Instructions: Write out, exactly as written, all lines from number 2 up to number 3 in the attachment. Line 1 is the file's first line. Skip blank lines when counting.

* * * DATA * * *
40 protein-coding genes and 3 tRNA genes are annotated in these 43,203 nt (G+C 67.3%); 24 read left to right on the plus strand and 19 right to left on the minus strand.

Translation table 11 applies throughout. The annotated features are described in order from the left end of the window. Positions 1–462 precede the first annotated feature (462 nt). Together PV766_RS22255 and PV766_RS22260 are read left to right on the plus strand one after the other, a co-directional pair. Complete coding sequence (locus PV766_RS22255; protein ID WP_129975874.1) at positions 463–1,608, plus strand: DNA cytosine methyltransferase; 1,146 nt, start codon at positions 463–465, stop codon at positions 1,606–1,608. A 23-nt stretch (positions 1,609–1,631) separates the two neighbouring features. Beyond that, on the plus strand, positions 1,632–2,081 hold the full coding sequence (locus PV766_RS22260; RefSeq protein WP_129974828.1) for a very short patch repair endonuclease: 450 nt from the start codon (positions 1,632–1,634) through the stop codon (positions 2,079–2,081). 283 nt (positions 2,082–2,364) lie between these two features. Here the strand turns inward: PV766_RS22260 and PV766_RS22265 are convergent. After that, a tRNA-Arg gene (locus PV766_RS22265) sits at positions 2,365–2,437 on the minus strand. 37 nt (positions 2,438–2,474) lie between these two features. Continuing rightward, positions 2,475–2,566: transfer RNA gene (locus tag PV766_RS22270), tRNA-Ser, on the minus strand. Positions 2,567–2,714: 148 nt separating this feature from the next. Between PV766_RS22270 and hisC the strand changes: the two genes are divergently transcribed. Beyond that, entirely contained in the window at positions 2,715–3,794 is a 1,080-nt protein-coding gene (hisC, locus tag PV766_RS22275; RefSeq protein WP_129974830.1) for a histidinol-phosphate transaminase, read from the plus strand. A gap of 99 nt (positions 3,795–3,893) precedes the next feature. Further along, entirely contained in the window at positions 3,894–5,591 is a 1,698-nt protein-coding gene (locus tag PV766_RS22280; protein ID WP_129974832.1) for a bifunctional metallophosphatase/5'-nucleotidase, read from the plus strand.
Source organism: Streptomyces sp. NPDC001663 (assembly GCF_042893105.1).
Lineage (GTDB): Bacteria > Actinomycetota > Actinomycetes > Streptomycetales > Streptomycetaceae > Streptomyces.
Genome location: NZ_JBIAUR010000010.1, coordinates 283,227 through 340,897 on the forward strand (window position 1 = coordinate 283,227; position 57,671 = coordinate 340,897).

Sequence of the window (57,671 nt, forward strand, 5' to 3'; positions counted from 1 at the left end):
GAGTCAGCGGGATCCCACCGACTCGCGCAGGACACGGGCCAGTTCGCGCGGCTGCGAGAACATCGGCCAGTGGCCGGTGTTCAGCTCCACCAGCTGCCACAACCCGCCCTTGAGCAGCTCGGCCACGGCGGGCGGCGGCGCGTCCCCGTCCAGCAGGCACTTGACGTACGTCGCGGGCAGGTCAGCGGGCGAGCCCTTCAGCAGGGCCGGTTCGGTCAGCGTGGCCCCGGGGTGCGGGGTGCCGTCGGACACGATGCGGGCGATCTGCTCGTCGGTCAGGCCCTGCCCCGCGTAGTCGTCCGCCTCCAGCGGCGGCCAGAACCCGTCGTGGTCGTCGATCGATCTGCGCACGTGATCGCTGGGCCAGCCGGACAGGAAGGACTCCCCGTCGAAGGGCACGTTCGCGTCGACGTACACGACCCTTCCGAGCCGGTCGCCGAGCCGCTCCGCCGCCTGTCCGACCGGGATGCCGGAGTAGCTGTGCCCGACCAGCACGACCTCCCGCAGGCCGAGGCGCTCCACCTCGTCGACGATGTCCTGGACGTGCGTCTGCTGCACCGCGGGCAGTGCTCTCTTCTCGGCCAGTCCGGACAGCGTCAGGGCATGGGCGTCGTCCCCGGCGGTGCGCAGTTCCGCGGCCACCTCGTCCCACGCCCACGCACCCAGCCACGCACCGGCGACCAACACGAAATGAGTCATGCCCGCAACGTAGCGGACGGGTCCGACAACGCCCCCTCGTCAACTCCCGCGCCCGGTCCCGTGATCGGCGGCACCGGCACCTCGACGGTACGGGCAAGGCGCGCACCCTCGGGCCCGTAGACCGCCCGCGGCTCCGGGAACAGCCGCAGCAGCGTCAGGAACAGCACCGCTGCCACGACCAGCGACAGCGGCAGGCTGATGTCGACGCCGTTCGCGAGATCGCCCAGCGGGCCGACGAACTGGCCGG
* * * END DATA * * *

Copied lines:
Translation table 11 applies throughout. The annotated features are described in order from the left end of the window. Positions 1–462 precede the first annotated feature (462 nt). Together PV766_RS22255 and PV766_RS22260 are read left to right on the plus strand one after the other, a co-directional pair. Complete coding sequence (locus PV766_RS22255; protein ID WP_129975874.1) at positions 463–1,608, plus strand: DNA cytosine methyltransferase; 1,146 nt, start codon at positions 463–465, stop codon at positions 1,606–1,608. A 23-nt stretch (positions 1,609–1,631) separates the two neighbouring features. Beyond that, on the plus strand, positions 1,632–2,081 hold the full coding sequence (locus PV766_RS22260; RefSeq protein WP_129974828.1) for a very short patch repair endonuclease: 450 nt from the start codon (positions 1,632–1,634) through the stop codon (positions 2,079–2,081). 283 nt (positions 2,082–2,364) lie between these two features. Here the strand turns inward: PV766_RS22260 and PV766_RS22265 are convergent. After that, a tRNA-Arg gene (locus PV766_RS22265) sits at positions 2,365–2,437 on the minus strand. 37 nt (positions 2,438–2,474) lie between these two features. Continuing rightward, positions 2,475–2,566: transfer RNA gene (locus tag PV766_RS22270), tRNA-Ser, on the minus strand. Positions 2,567–2,714: 148 nt separating this feature from the next. Between PV766_RS22270 and hisC the strand changes: the two genes are divergently transcribed. Beyond that, entirely contained in the window at positions 2,715–3,794 is a 1,080-nt protein-coding gene (hisC, locus tag PV766_RS22275; RefSeq protein WP_129974830.1) for a histidinol-phosphate transaminase, read from the plus strand. A gap of 99 nt (positions 3,795–3,893) precedes the next feature. Further along, entirely contained in the window at positions 3,894–5,591 is a 1,698-nt protein-coding gene (locus tag PV766_RS22280; protein ID WP_129974832.1) for a bifunctional metallophosphatase/5'-nucleotidase, read from the plus strand.
Source organism: Streptomyces sp. NPDC001663 (assembly GCF_042893105.1).